I am acutely aware of having a very poor descriptive vocabulary for music; give me a painting, no problem, but I can't communicate anything beyond "exciting," "thrilling," "pulsing but also driving" - that does nothing! I should spend more time on my colleague's awesome music blog. In the meantime, I'm going to let another 30-second video of the girls really thick in the fray (the room had filled up significantly by then) try to express some of the fun and joy of it all.
They're the little purple blurs you see whirling and whirling between the other people. :-) You can only hear it faintly, for some reason, but that clapping was actually a great part of the dance. You'll also see young and old in the mix - definitely the majority of the people there were in their 50s and 60s, but there were lots of little kids, teenagers, 20somethings joining in as well. Several of the musicians were in their 20s, too. Why stop having this kind of fun? Interestingly, there were a lot of children from other parts of the world there as well (Asia, Africa, Southeast Asia) - they called out to their parents who were all white; so no adults from other parts of the world, but many adopted children. In the midst of the warmth and goodwill of the Fest, it all made perfect sense (even though so often, as the Grand Débat sur l'Identité Nationale recently showed, it can be tough to be non-white French in France) - if this Fest is any indication of the society that makes it up (and of course it is), these children are loved and welcomed and looked after by more people than just their parents. There was one incredible moment this afternoon when Iris, Oliver and Eleanor were dancing in and our of circles of adults (as all of the children were), and all of a sudden (who's in charge? no one! they just know!), the circles became one huge circle and a little bunch of girls and Iris found themselves on the inside of the circle - and it was such a great image: these little girls surrounded by this strong, vibrant group of adults. Would that all children grow up with such a magical ring of protection around them. When we asked Iris at dinner what it was like being inside the giant circle, she looked at us slyly and said "It was cool."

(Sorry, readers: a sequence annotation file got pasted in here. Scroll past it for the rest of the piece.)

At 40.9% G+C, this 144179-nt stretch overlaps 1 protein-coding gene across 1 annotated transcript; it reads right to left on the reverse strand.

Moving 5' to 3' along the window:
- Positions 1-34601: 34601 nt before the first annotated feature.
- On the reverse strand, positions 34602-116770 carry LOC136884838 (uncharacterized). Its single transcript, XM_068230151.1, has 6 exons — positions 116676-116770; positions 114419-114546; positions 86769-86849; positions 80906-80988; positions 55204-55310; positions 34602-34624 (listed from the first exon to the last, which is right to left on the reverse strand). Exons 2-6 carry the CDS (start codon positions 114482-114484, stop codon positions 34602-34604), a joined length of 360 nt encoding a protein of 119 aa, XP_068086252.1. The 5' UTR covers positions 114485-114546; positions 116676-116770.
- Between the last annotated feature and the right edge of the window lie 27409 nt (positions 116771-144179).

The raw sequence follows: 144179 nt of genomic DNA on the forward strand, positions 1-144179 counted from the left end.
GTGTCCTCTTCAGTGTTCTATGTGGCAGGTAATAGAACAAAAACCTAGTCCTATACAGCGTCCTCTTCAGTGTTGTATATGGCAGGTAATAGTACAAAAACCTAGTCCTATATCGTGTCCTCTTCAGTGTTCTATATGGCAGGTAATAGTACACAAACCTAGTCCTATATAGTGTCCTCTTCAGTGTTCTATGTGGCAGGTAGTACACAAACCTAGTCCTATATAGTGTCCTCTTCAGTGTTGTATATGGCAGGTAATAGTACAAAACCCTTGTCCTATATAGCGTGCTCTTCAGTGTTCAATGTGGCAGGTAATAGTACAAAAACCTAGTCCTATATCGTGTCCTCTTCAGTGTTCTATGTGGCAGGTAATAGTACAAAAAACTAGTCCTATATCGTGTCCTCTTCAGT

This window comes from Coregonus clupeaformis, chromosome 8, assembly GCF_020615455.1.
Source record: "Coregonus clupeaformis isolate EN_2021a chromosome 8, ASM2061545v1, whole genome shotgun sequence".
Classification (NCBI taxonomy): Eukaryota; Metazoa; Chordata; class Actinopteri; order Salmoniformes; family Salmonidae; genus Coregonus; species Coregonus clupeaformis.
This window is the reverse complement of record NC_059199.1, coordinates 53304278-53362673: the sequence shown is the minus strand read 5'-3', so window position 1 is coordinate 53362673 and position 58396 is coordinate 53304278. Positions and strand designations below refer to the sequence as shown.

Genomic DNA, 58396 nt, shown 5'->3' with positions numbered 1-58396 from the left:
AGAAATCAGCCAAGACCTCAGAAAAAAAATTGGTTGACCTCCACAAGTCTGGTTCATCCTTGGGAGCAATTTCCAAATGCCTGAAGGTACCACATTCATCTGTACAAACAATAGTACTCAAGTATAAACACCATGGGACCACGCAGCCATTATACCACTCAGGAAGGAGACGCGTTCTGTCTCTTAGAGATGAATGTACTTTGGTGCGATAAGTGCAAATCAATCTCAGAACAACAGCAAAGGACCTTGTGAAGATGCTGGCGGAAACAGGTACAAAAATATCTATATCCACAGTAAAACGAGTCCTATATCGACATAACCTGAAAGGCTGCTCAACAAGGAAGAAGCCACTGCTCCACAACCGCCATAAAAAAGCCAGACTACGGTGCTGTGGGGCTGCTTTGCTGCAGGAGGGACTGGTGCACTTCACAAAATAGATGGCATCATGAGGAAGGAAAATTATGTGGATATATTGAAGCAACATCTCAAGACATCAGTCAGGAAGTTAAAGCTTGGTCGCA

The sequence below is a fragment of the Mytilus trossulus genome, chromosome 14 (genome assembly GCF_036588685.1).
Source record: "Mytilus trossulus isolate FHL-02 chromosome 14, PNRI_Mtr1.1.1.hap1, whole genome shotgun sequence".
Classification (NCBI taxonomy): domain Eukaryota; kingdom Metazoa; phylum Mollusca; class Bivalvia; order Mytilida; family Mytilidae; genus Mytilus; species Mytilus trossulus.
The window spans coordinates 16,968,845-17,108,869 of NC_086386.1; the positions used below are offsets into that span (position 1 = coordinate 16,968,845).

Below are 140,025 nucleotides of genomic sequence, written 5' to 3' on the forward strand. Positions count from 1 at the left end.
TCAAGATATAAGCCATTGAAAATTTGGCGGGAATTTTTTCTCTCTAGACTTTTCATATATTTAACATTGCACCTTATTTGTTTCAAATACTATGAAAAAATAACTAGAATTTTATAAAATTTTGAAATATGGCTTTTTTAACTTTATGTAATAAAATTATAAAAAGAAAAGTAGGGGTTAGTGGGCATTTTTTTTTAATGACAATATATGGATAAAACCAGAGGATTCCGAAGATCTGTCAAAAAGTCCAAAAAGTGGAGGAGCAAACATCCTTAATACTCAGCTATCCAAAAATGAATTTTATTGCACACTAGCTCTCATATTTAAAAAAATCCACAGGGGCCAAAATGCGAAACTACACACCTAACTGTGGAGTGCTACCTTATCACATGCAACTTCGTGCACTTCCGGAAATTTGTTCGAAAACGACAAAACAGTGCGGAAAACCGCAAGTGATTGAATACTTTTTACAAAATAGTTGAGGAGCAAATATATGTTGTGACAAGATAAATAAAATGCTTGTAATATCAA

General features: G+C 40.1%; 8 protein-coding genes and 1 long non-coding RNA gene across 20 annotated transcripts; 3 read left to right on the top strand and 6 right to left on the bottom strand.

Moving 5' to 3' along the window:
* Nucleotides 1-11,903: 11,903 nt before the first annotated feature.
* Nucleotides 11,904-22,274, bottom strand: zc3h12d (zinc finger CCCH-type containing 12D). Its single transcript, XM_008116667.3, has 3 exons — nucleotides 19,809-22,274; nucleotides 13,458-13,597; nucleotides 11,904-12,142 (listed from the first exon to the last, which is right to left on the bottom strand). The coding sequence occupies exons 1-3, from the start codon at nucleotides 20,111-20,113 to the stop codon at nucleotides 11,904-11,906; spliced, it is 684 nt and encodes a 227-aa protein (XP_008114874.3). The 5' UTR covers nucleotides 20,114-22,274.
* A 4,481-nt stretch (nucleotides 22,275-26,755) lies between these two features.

We're not the first curious outsiders to come and be taken by this music. Paul Gauguin famously came to Brittany seeking a sense of the "primitive" that already in the late 1880s was fading into nostalgia (Brittany was one of the first regions of France to modernize its agriculture). Paintings such as this one, Breton Girls Dancing from 1888 (at the National Gallery in Washington, D.C.) now looks to me like Gauguin's own attempt at trying to capture some of the mood of a Breton dance. There's an innocence there (is that why he chose young girls as his subjects for the dance?), perhaps from the physical and emotional certitude (the trust?) of always holding someone's hand: you're never alone in a Breton dance, you're always part of a an ever-changing flow. And here is Gauguin visiting this idea on young Breton girls, the next generation of this tradition already dancing - painting their bodies clad in dark serious colors in a loosening circle, opening up the composition onto a classic golden Breton countryside, and framing the scene in fading medieval walls.
So what is a Fest Deiz? The thrill of live music; dances in which tradition leads; the wonder of hundreds of years of music still coursing strongly through generations; your children coming from a million miles away to find a place and laughter and a great time; and a sense of being out of time and place, but very much in Brittany, very much right now. There are dozens of websites devoted to Breton dances and music - this one is very complete and has a list of CDs, offering a hope that we can capture some of the marvels of the afternoon.